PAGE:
Numerous cessation of hostility deals, including agreements back in February and September of 2016, have all failed, crumbling under the weight of the inexorable realities of the Syrian conflict. Their collapse was largely due to negotiators’ inability to gain real buy-in from the actual forces locked in combat on the ground, an issue that may doom the new agreement as well. And with the main players in Syria still disagreeing over fundamental components of the conflict — including the fate of Syrian President Bashar al Assad — it’s hard to imagine any lasting cease-fire holding.
Moreover, the main fighting forces on the ground — a muddle that includes fighters from Hezbollah, non-extremist rebels and jihadist groups — were not included in the negotiating or the signing of the deal, making the task of actually enforcing it that much more difficult. Indeed, when asked if negotiators were talking with officials in Iran — a country continues to provide crucial military assistance to the Syrian regime — Nauert only added that she has “no information on that.”
The deal’s vagaries will only further complicate the monitoring and enforcement process. In fact, infractions may have already taken place, according to the High Negotiations Commission, an opposition umbrella group. The HNC released a statement July 11 declaring that pro-Assad forces have violated the deal fifteen times. The same day, rebel fighters shot down a Syrian warplane flying outside the edge of the zone. And while Nauert said the clashes between pro-government forces and rebels occurred “outside the area,” uncertainties about the agreement — everything from the zone’s delineation lines to who will police it — will only diminish its effectiveness.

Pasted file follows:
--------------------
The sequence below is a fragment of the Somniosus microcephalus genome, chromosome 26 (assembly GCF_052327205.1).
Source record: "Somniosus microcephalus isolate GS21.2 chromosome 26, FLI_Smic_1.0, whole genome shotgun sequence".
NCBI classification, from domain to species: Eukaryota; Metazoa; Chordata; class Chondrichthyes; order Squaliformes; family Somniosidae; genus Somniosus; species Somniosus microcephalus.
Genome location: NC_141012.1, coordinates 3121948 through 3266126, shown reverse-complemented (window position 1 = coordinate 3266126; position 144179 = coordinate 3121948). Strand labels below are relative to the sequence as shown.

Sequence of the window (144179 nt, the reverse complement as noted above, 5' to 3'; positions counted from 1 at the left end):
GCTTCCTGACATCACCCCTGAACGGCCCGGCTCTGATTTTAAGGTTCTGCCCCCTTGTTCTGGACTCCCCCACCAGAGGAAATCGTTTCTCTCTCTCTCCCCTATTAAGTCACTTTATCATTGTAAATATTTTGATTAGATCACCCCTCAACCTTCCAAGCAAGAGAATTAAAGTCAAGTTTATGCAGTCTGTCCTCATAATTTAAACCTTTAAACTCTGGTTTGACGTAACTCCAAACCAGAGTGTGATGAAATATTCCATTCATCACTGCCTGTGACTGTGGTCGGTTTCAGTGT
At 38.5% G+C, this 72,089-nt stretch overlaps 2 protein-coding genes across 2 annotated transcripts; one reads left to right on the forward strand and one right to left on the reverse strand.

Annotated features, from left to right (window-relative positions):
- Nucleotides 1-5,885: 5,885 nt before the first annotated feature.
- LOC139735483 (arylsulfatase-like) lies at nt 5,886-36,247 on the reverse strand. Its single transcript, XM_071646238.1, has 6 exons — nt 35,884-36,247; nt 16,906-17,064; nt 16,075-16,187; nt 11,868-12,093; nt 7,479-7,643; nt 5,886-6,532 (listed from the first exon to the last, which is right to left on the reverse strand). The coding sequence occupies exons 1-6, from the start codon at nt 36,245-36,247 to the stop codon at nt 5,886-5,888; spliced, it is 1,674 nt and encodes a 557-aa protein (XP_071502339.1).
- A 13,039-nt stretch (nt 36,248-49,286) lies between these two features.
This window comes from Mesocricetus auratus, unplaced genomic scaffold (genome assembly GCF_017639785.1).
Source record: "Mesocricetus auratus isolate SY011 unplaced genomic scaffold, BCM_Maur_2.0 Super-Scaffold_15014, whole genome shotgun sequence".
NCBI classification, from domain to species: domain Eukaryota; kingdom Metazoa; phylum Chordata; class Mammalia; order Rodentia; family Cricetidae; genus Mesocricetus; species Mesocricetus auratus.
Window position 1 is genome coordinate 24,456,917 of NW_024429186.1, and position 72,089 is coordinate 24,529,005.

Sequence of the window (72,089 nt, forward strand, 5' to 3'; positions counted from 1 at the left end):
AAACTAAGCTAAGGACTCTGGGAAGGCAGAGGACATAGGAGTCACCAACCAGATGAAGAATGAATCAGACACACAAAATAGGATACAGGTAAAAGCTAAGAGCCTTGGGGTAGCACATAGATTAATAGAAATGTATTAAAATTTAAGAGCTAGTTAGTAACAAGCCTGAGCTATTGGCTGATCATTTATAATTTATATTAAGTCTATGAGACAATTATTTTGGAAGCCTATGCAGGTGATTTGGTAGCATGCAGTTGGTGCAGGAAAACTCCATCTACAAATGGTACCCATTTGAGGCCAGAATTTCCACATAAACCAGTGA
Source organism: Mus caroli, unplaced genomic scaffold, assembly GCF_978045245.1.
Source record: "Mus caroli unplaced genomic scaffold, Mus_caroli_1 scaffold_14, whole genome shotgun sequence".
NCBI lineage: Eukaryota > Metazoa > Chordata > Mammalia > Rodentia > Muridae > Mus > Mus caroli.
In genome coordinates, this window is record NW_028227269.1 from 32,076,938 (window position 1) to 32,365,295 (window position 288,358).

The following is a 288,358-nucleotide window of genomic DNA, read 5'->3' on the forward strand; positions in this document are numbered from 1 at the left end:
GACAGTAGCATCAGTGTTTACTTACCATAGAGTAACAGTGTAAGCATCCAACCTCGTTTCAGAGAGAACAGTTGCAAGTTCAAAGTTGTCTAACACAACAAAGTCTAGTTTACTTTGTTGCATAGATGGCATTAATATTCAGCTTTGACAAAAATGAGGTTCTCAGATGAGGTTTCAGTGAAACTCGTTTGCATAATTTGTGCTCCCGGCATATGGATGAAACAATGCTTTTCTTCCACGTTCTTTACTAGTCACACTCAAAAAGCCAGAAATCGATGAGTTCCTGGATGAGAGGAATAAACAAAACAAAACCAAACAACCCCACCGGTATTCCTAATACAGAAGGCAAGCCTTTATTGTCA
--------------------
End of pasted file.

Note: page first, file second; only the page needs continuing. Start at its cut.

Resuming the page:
Despite Trump’s rosey tweets, the ceasefire is unlikely to be the catalyst that drives the Syrian conflict toward a negotiated conclusion. And while Nauert, the State Department spokeswoman, should be applauded for not overselling the deal, her comments underline the true nature of the problem: Syria’s conflict, a war that has already killed hundreds of thousands of people, won’t be wrapping up any time soon. In describing the agreement, Nauert might have said it best: “Optimism is perhaps too strong of a word, but I think it’s promising in a certain sense that we’ve been able to get this ceasefire.”